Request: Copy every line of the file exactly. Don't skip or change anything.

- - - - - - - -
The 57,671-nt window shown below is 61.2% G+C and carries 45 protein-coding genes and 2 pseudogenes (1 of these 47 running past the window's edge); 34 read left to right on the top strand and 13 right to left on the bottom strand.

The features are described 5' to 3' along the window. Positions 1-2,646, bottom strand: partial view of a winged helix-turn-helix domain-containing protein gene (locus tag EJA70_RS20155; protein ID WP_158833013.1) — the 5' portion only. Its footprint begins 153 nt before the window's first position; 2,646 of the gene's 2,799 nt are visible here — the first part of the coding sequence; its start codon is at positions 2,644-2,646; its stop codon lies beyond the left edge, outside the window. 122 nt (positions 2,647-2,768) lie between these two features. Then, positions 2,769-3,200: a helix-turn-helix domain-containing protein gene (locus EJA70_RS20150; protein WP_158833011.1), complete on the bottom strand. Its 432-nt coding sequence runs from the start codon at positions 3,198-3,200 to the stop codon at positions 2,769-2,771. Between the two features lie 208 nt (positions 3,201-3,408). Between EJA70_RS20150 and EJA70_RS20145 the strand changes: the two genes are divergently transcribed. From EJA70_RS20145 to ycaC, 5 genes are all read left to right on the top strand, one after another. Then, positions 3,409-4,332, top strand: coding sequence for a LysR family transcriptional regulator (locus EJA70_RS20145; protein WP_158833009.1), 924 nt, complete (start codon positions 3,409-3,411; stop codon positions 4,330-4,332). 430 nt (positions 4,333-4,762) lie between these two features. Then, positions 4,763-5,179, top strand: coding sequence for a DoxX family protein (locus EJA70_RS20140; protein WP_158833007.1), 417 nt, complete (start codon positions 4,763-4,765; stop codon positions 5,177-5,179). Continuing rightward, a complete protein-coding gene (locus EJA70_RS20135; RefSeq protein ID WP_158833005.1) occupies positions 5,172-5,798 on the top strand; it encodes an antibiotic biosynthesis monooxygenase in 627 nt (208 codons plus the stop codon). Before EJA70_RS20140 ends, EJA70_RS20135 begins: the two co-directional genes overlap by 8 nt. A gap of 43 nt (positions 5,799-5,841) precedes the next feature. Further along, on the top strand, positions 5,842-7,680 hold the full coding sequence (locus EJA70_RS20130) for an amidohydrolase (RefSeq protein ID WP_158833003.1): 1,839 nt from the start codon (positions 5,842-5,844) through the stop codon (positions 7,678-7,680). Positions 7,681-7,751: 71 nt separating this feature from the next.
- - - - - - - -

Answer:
The 57,671-nt window shown below is 61.2% G+C and carries 45 protein-coding genes and 2 pseudogenes (1 of these 47 running past the window's edge); 34 read left to right on the top strand and 13 right to left on the bottom strand.

The features are described 5' to 3' along the window. Positions 1-2,646, bottom strand: partial view of a winged helix-turn-helix domain-containing protein gene (locus tag EJA70_RS20155; protein ID WP_158833013.1) — the 5' portion only. Its footprint begins 153 nt before the window's first position; 2,646 of the gene's 2,799 nt are visible here — the first part of the coding sequence; its start codon is at positions 2,644-2,646; its stop codon lies beyond the left edge, outside the window. 122 nt (positions 2,647-2,768) lie between these two features. Then, positions 2,769-3,200: a helix-turn-helix domain-containing protein gene (locus EJA70_RS20150; protein WP_158833011.1), complete on the bottom strand. Its 432-nt coding sequence runs from the start codon at positions 3,198-3,200 to the stop codon at positions 2,769-2,771. Between the two features lie 208 nt (positions 3,201-3,408). Between EJA70_RS20150 and EJA70_RS20145 the strand changes: the two genes are divergently transcribed. From EJA70_RS20145 to ycaC, 5 genes are all read left to right on the top strand, one after another. Then, positions 3,409-4,332, top strand: coding sequence for a LysR family transcriptional regulator (locus EJA70_RS20145; protein WP_158833009.1), 924 nt, complete (start codon positions 3,409-3,411; stop codon positions 4,330-4,332). 430 nt (positions 4,333-4,762) lie between these two features. Then, positions 4,763-5,179, top strand: coding sequence for a DoxX family protein (locus EJA70_RS20140; protein WP_158833007.1), 417 nt, complete (start codon positions 4,763-4,765; stop codon positions 5,177-5,179). Continuing rightward, a complete protein-coding gene (locus EJA70_RS20135; RefSeq protein ID WP_158833005.1) occupies positions 5,172-5,798 on the top strand; it encodes an antibiotic biosynthesis monooxygenase in 627 nt (208 codons plus the stop codon). Before EJA70_RS20140 ends, EJA70_RS20135 begins: the two co-directional genes overlap by 8 nt. A gap of 43 nt (positions 5,799-5,841) precedes the next feature. Further along, on the top strand, positions 5,842-7,680 hold the full coding sequence (locus EJA70_RS20130) for an amidohydrolase (RefSeq protein ID WP_158833003.1): 1,839 nt from the start codon (positions 5,842-5,844) through the stop codon (positions 7,678-7,680). Positions 7,681-7,751: 71 nt separating this feature from the next.